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Research Papers: Techniques and Procedures

Application of MI Simulation Using a Turbulent Model for Unsteady Orifice Flow

[+] Author and Article Information
Mitsuhiro Nakao

Precision and Intelligence Laboratory, Tokyo Institute of Technology, Yokohama 2268503, Japannakao.m.aa@m.titech.ac.jp

Kenji Kawashima, Toshiharu Kagawa

Precision and Intelligence Laboratory, Tokyo Institute of Technology, Yokohama 2268503, Japan

J. Fluids Eng 131(11), 111401 (Oct 30, 2009) (6 pages) doi:10.1115/1.4000259 History: Received August 26, 2008; Revised August 06, 2009; Published October 30, 2009

Measurement-integrated (MI) simulation is a numerical simulation in which experimental results are fed back to the simulation. The calculated values become closer to the experimental values. In the present paper, MI simulation using a turbulent model is proposed and applied to steady and unsteady oscillatory airflows passing an orifice plate in a pipeline. Velocity and pressure feedbacks are conducted and both feedback methods showed good agreement with the experimental results. Moreover, the calculation times between the MI simulation and ordinary simulation were compared in steady and unsteady conditions. The calculation time was demonstrated to be significantly reduced compared with ordinary simulation.

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Copyright © 2009 by American Society of Mechanical Engineers
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Figures

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Figure 2

Calculation algorithm

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Figure 3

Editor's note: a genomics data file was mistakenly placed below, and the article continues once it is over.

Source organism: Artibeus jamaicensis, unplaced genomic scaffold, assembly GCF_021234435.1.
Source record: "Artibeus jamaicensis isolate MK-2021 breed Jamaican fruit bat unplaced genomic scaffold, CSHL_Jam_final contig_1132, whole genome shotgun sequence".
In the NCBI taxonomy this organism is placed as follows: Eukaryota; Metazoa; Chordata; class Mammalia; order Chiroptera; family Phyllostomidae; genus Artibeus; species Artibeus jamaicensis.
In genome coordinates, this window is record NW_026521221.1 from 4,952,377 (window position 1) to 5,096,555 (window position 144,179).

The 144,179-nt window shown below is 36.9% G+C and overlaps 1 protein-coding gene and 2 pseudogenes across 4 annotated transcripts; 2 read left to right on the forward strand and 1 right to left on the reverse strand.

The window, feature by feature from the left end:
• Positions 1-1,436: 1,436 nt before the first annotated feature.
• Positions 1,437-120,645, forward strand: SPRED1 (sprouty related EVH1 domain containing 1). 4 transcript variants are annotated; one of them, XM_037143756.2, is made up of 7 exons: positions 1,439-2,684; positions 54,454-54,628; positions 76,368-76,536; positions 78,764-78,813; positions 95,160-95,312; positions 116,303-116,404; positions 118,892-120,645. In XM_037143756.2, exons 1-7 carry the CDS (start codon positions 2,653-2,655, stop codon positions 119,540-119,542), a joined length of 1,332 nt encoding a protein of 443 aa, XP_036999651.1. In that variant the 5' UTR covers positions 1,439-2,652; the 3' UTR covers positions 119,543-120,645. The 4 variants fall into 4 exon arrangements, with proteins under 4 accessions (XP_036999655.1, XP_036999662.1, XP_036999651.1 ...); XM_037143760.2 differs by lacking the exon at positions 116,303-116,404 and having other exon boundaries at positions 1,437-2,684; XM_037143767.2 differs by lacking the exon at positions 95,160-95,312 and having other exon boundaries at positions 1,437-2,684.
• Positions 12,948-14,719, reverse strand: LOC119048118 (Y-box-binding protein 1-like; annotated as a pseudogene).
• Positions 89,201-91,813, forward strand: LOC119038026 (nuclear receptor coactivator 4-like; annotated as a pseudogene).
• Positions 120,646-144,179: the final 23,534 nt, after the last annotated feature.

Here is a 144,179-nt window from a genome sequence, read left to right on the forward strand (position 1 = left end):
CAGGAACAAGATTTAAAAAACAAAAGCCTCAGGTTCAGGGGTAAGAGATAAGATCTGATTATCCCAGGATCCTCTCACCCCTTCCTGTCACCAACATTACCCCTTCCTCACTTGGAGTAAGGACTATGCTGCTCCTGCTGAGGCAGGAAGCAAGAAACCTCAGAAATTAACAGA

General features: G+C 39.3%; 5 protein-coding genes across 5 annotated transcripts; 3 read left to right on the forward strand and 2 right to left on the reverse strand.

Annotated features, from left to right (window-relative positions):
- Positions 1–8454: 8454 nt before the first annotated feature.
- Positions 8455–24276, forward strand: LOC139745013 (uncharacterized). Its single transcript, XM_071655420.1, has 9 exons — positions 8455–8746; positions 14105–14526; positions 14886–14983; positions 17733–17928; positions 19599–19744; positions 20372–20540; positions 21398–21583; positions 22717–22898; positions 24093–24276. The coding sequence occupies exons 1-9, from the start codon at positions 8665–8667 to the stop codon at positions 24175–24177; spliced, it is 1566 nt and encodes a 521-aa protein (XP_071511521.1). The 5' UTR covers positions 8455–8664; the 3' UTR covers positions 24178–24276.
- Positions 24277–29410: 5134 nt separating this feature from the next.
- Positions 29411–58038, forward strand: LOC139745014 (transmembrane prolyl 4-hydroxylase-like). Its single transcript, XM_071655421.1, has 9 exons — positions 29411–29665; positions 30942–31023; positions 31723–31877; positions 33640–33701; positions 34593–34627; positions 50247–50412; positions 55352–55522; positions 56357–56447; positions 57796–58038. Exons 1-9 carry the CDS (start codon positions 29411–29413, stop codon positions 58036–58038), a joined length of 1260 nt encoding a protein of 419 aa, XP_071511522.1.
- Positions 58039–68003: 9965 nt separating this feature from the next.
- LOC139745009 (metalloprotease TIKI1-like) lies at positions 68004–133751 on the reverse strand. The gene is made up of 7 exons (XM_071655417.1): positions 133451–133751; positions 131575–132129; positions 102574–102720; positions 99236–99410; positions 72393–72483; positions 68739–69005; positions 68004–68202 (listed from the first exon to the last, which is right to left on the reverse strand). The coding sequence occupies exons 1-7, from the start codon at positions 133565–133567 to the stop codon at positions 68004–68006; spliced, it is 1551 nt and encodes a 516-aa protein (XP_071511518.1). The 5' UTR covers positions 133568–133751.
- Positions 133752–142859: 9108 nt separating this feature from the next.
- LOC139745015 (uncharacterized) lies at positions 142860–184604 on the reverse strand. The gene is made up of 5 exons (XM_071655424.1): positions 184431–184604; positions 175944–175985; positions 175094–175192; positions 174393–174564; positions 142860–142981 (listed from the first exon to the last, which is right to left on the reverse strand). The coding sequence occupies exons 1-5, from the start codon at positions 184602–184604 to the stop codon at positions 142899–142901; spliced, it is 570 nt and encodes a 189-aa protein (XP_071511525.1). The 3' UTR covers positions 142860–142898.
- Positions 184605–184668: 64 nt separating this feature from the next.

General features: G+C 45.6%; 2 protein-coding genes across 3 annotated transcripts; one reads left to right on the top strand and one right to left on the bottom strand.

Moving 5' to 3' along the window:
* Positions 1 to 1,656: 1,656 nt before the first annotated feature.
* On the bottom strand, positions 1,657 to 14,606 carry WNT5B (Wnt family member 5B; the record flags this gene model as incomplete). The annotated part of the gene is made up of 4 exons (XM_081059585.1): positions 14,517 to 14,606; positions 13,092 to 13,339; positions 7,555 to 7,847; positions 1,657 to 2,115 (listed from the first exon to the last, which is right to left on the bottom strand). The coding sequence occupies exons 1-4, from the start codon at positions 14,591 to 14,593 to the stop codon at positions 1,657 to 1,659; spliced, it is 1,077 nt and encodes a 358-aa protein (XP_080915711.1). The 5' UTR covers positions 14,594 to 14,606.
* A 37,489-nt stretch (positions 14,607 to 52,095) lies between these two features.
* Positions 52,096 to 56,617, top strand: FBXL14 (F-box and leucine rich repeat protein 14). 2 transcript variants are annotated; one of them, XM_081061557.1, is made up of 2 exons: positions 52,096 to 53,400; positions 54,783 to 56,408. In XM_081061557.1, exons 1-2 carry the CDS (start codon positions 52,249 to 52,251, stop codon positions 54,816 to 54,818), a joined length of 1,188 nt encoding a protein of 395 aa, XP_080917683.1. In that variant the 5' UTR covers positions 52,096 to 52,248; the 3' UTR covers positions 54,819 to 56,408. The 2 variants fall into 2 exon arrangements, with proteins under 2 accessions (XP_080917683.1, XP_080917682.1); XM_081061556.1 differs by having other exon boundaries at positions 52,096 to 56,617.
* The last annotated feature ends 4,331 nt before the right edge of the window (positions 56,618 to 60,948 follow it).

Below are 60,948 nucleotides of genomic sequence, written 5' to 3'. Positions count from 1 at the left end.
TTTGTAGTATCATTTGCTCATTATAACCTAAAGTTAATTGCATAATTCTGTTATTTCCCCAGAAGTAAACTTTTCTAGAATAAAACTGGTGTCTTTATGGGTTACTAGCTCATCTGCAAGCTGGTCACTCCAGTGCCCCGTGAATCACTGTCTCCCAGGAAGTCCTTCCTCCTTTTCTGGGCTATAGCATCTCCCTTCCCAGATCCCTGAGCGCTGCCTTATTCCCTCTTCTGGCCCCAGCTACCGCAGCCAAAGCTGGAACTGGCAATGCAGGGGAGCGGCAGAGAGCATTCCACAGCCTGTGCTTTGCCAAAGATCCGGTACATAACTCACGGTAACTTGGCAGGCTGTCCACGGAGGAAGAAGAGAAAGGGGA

Measurement points

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Figure 4

Experimental apparatus for steady flow

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Figure 6

Comparisons of several methods: (a) axial velocity at point F and (b) pressure at point R

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Figure 7

Comparison of velocity (left) and pressure (right) distribution downstream of the orifice

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Figure 8

Apparatus of the unsteady flow generator

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Figure 9

Experimental apparatus for unsteady flow

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Figure 10

Flow generation results with an average flow rate of 8.5×10−3 m3/s, an amplitude of 1.6×10−3 m3/s, and a frequency of 0.5 Hz

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Figure 11

Comparisons of x-direction velocities obtained by several methods: (a) at point C and (b) at point F

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Figure 12

Comparisons of pressures between several methods: (a) at point O and (b) at point P

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Figure 13

Comparisons of increment time: (a) velocity feedback, (b) pressure feedback

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